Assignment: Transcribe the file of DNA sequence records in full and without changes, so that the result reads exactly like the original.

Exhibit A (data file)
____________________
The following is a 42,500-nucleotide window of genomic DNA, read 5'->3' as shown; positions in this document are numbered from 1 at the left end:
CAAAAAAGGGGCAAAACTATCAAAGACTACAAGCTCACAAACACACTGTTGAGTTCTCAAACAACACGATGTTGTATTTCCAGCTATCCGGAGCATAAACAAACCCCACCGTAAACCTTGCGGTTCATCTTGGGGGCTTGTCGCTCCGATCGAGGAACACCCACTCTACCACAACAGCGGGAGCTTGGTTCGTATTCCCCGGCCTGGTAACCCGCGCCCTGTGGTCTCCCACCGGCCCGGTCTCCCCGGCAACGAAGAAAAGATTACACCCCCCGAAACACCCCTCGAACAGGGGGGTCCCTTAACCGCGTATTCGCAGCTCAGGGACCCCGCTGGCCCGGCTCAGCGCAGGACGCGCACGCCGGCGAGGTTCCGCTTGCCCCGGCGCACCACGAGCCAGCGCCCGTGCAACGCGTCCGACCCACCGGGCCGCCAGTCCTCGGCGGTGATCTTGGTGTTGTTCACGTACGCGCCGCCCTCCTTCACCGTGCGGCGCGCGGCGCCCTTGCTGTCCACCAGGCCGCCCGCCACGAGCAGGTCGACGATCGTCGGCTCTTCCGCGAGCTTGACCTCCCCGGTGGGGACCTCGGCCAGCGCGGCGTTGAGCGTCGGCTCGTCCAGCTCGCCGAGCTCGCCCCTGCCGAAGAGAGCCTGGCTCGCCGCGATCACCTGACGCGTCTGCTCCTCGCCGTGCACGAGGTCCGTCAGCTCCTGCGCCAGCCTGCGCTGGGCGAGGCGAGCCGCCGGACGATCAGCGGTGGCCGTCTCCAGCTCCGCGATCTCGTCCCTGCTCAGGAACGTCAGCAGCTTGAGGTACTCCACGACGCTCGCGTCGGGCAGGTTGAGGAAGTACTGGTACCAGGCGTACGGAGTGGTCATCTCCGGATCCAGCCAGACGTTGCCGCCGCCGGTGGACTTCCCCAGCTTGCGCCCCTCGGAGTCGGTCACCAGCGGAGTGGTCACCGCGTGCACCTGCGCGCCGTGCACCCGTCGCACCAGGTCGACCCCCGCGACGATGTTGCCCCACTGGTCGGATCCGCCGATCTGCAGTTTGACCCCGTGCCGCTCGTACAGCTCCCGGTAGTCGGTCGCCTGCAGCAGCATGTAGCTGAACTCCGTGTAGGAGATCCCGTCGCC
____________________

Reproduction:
The following is a 42,500-nucleotide window of genomic DNA, read 5'->3' as shown; positions in this document are numbered from 1 at the left end:
CAAAAAAGGGGCAAAACTATCAAAGACTACAAGCTCACAAACACACTGTTGAGTTCTCAAACAACACGATGTTGTATTTCCAGCTATCCGGAGCATAAACAAACCCCACCGTAAACCTTGCGGTTCATCTTGGGGGCTTGTCGCTCCGATCGAGGAACACCCACTCTACCACAACAGCGGGAGCTTGGTTCGTATTCCCCGGCCTGGTAACCCGCGCCCTGTGGTCTCCCACCGGCCCGGTCTCCCCGGCAACGAAGAAAAGATTACACCCCCCGAAACACCCCTCGAACAGGGGGGTCCCTTAACCGCGTATTCGCAGCTCAGGGACCCCGCTGGCCCGGCTCAGCGCAGGACGCGCACGCCGGCGAGGTTCCGCTTGCCCCGGCGCACCACGAGCCAGCGCCCGTGCAACGCGTCCGACCCACCGGGCCGCCAGTCCTCGGCGGTGATCTTGGTGTTGTTCACGTACGCGCCGCCCTCCTTCACCGTGCGGCGCGCGGCGCCCTTGCTGTCCACCAGGCCGCCCGCCACGAGCAGGTCGACGATCGTCGGCTCTTCCGCGAGCTTGACCTCCCCGGTGGGGACCTCGGCCAGCGCGGCGTTGAGCGTCGGCTCGTCCAGCTCGCCGAGCTCGCCCCTGCCGAAGAGAGCCTGGCTCGCCGCGATCACCTGACGCGTCTGCTCCTCGCCGTGCACGAGGTCCGTCAGCTCCTGCGCCAGCCTGCGCTGGGCGAGGCGAGCCGCCGGACGATCAGCGGTGGCCGTCTCCAGCTCCGCGATCTCGTCCCTGCTCAGGAACGTCAGCAGCTTGAGGTACTCCACGACGCTCGCGTCGGGCAGGTTGAGGAAGTACTGGTACCAGGCGTACGGAGTGGTCATCTCCGGATCCAGCCAGACGTTGCCGCCGCCGGTGGACTTCCCCAGCTTGCGCCCCTCGGAGTCGGTCACCAGCGGAGTGGTCACCGCGTGCACCTGCGCGCCGTGCACCCGTCGCACCAGGTCGACCCCCGCGACGATGTTGCCCCACTGGTCGGATCCGCCGATCTGCAGTTTGACCCCGTGCCGCTCGTACAGCTCCCGGTAGTCGGTCGCCTGCAGCAGCATGTAGCTGAACTCCGTGTAGGAGATCCCGTCGCC